EV sales in the country have increased and to further generate interest among the population, Indonesia is looking to introduce game-changing EV incentives in 2023. Talking to Bloomberg, the transport minister of Indonesia, Budi Karya Sumadi, said the government aims to subsidize purchases of EVs in 2023 to make electric vehicles more cost-competitive. Popular EV models currently on sale in Indonesian market include Hyundai’s Ioniq5, Nissan’s Leaf, as well as Lexus’ UX300e, Toyota’s C+pod and Wuling Air EV of China.

As the largest producer of nickel and a key supplier of cobalt and copper ores, Indonesia is also playing a significant role in the global EV transition. Supply-chain disruption caused by the war in Ukraine and COVID-19 restrictions in China have also highlighted Indonesia as a favorable location to secure and diversify supplies.

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The government is hoping to turn the country into an EV manufacturing hub and is reportedly wooing Western manufacturers such as Tesla to build a production site in the country although this has not yet been confirmed. Meanwhile, Ford and partners have struck a deal with mining company Vale Indonesia this year to build a nickel chemical extraction plant.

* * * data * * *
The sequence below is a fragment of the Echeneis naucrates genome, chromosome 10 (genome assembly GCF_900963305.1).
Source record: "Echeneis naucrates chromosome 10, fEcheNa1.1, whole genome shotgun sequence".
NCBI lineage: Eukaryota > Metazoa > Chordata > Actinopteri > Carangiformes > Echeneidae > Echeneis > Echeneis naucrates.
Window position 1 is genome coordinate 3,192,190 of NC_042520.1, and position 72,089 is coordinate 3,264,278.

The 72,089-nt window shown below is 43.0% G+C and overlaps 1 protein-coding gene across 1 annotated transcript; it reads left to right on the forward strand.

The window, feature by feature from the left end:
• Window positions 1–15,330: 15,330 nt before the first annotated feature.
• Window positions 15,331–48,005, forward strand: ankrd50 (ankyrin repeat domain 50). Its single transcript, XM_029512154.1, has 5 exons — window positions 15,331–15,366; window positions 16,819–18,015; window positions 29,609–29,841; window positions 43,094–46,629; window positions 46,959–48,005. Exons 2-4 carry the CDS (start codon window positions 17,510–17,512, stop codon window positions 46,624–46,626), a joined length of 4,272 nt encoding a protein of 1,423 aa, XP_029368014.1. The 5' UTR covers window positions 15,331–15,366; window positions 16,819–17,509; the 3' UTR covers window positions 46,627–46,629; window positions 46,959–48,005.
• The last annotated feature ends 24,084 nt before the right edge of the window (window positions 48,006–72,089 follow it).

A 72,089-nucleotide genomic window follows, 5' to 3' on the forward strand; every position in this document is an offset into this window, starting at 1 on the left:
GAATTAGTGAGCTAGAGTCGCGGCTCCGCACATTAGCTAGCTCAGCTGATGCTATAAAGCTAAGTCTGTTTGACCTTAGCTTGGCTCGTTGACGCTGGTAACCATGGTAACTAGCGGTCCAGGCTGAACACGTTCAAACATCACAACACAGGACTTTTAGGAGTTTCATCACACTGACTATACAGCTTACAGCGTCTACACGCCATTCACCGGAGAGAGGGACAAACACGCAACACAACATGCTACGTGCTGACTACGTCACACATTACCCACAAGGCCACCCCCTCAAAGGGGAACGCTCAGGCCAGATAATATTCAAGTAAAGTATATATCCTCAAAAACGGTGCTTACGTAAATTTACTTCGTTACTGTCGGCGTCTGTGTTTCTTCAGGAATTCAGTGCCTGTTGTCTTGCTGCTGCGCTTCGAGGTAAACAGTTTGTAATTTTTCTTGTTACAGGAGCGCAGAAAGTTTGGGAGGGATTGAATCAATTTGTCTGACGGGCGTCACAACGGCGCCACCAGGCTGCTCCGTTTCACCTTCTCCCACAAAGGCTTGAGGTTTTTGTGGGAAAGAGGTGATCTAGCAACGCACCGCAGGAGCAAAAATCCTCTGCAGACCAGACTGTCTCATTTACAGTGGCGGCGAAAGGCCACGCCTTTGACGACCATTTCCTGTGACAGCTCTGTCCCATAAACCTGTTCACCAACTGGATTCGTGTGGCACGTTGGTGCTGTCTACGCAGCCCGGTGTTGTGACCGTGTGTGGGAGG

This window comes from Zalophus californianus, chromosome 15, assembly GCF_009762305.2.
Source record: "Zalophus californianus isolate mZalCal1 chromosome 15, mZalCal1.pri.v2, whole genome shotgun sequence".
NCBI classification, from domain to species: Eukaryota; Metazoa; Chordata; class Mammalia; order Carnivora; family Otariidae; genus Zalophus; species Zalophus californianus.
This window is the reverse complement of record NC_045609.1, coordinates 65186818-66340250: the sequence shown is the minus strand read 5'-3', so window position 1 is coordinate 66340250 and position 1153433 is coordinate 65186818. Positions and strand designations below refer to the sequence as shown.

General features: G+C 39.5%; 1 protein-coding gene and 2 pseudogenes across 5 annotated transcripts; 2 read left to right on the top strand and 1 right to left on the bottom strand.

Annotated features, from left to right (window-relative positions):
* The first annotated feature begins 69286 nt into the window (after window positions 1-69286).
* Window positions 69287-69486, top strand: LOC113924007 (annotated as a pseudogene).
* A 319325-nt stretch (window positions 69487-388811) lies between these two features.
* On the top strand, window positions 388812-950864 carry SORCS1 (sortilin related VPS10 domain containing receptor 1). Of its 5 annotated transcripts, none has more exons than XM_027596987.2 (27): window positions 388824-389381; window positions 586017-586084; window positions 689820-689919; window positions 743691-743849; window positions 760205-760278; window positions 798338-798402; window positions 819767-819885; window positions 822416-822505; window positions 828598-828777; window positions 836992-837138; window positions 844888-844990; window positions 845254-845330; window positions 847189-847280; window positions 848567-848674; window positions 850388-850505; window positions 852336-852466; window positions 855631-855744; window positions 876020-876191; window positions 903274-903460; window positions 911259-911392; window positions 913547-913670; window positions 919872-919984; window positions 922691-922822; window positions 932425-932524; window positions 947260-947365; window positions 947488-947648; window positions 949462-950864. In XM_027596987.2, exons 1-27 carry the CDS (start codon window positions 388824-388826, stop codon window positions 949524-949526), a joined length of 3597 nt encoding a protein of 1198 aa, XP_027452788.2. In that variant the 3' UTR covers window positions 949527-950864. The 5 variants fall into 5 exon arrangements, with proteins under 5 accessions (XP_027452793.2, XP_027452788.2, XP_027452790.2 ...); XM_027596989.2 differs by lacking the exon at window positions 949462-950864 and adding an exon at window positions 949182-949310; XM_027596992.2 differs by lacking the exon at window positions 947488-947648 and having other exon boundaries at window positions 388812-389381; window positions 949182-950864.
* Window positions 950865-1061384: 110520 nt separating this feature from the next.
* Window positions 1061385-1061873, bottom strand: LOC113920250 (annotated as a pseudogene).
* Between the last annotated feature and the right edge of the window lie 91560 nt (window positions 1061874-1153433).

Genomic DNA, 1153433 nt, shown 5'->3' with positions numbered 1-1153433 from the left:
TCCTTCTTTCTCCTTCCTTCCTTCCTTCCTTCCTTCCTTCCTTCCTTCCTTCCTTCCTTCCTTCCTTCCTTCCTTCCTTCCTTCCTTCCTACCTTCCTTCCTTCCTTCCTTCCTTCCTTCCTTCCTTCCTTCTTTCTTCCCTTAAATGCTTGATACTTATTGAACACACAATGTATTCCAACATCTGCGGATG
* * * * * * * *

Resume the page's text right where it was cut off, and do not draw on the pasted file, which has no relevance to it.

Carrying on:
Joko Widodo, Indonesia’s president, is also eager to attract investments from European car brands. In an interview with German newspaper Handelsblatt, he said the country is the ‘ideal production location’ for carmakers. Widodo emphasized that prominent German brands such as Mercedes-Benz, BMW, and Volkswagen could move their EV supply chains to Indonesia, including nickel processing sites and EV battery production facilities.

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The country wants to become more than a supplier of raw materials as it aims to build an EV ecosystem. While fully-electric cars claim a small share of the vehicle market and the number of charging stations remains in hundreds, the Indonesian government has come up with an electrification roadmap. It wants to locally produce more than 600,000 four-wheeled EV units by 2030.

Although Indonesia’s EV market is still in its infancy, one cannot dismiss its growth potential. The country’s young demographic, its rich resources, and the growing rate of urbanization, alongside the government’s efforts to build awareness of electrification and offer incentives to foreign companies, are all important factors for Western carmakers.

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Citroen’s presence in Indonesia might not shake up the market, but it is an indication that momentum is building and that Indonesia is increasingly attracting international attention in the auto sector.

Source: AutoVista24